Nursing requires empathy, patience and care, and there is no doubt that Mark Skibicki, 30, will be an excellent nurse. As a former medic in the US Navy, he served as a hospital corpsman for the First Battalion Sixth Marines and at the SEAL teams and a clinic in North Carolina. He also worked as a tactical combat casualty care instructor at the Naval Medical Center in Portsmouth. Upon finishing eight years of service, he has moved back to his hometown in South Carolina to earn his nursing degree.
These days, Mark divides his time between being a full-time student and volunteering with Providence Care and Veterans’ Last Patrol, befriending veterans in long-term or hospice care, honoring their stories and thanking them for their service with a ceremony attended by friends and family. His presence, compassion and support remind veterans they are appreciated and will never be forgotten.
What inspires you to volunteer?
It was the right thing to do. I feel like my generation, the younger cast getting out of the military, can lose sight of what it’s worth. I believe what’s important is our history. The older gentlemen and ladies who have served, say in WWII and Vietnam, need to be recognized. Sometimes they get forgotten. It’s only appropriate that they’re remembered accordingly. The older generations do a very good job of that, but I really have yet to see anyone my age step up.
Describe your work with Veterans’ Last Patrol.
Initially, I decided to check them out, because I heard they did ceremonies, and I attended some of them. They head to an honoree’s house and everything is set. They fall in and give their spiel, and they acknowledge the honoree’s history and service. Later, I started receiving opportunities to see veterans who are sometimes in hospice care, long term care or home care. I get the opportunity to get to know them.
I do my best to build a rapport before I start getting into the nitty gritty of their military history. Then, with their consent, I give it to Veterans’ Last Patrol. Veterans’ Last Patrol then starts doing the work to set up a ceremony. A month or so later, the ceremony will be held at the honoree’s house or place of care.
I’m pretty much at the whim of Veterans’ Last Patrol. They sometimes hit me up and say, “Hey, are you free?” They give me a name and address, and we set up a time frame to visit. I’ve never turned one down, even though I’m in school. I take time off to go and visit them.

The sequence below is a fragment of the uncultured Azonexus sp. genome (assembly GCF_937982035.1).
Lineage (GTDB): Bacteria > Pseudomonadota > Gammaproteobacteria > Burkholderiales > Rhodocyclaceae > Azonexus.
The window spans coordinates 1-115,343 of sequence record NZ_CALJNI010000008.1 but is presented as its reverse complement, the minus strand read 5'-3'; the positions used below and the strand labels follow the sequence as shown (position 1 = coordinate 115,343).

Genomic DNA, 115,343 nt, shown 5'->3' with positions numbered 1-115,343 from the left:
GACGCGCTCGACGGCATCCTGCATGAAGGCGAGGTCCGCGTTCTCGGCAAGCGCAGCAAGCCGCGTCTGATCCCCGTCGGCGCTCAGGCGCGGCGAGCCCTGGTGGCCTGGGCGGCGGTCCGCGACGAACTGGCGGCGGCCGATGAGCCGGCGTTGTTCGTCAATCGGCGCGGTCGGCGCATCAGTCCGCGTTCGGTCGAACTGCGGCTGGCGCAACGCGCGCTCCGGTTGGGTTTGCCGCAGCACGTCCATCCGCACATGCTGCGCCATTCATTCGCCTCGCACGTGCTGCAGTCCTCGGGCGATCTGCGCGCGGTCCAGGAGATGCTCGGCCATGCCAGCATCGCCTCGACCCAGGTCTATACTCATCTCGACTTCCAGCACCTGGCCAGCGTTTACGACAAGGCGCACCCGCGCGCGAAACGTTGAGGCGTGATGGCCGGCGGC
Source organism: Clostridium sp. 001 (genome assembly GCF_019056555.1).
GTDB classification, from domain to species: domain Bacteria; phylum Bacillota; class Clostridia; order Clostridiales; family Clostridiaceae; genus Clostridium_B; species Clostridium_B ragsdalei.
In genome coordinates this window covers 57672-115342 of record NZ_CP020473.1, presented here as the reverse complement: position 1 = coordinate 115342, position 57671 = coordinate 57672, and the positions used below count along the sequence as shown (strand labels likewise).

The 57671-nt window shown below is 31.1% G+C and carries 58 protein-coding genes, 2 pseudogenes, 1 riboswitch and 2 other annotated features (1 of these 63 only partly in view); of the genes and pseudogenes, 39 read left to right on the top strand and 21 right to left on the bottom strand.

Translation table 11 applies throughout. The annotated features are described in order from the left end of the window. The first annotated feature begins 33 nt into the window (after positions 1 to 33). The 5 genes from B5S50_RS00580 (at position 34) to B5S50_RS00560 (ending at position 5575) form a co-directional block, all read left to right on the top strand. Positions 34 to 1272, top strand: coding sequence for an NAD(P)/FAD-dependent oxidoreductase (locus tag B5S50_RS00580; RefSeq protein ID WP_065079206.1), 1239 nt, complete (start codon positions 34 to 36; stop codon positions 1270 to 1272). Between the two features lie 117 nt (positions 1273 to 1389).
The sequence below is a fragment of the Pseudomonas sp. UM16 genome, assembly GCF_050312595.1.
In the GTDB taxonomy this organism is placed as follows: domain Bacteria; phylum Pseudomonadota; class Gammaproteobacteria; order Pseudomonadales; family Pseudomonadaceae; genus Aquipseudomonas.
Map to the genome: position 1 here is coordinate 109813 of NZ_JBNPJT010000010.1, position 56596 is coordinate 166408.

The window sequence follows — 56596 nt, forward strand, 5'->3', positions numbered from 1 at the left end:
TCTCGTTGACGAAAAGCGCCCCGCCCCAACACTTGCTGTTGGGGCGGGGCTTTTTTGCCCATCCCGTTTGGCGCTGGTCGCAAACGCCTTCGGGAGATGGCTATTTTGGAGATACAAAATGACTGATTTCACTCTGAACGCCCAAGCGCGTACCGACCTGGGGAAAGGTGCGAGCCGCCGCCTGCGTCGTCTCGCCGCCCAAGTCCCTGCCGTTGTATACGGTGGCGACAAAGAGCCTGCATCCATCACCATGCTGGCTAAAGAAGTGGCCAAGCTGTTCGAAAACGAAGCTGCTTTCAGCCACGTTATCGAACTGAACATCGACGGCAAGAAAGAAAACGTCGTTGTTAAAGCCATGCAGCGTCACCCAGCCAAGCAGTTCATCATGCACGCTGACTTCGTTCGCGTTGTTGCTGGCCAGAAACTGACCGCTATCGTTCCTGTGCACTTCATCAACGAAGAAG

The organization used to send civilians to get information from them, and sometimes they failed. They wouldn’t understand, or in some cases, veterans didn’t want to open up to civilians. But bringing in a person who has somewhat of an understanding of their service can help. We’ll never fully understand what a WWII or Vietnam vet went through, no matter who you are. They’ve been through hell.
Do you have any stories in particular that you found really affected you or made you see things differently?
One man started telling me about his time in Vietnam. He was a Green Beret veteran. Someone else had gone in before me and couldn’t get any information from him. So I went, and he completely opened up to me. I just remember him crying, because I was bringing back some memories for him. It may have been good or bad, but I was able to acquire what happened to use in the ceremony.
He lost some friends in the Tet Offensive in Vietnam. It really reminded me why I signed up for this. He could open up and his story could be heard, and he could be recognized.
Why do you think it’s important for others to get involved?
A lot of veterans and military members want to serve, and their service doesn’t need to stop when they leave the military. I view the military as a public service. You should embody public servitude. The moment you set foot outside of the military, you’re supposed to be a direct representation of what you expect Americans to do. This is why I believe we’re supposed to remember our history. History is bound to repeat itself, but we’re also supposed to honor it.
What do you want people to learn from your story?
A lot of people, especially younger people, look at these older individuals and view them as sick or crazy. PTSD is a silent killer. Give them a shot. You have no idea what they’ve been through. And I feel like the media and movies have really played us out to be lunatics. A lot of us do feel that. That’s one thing I want people to acknowledge.
Is there anything that your average person can do to support veterans?
This is for that vet who has his flag outside his door that no one ever talks about, the one who looks a little grumpy when he sits outside on his porch. Visit him. Say hi. Bring him a beer.
Do you want to make a difference in your community like Mark? Find local volunteer opportunities.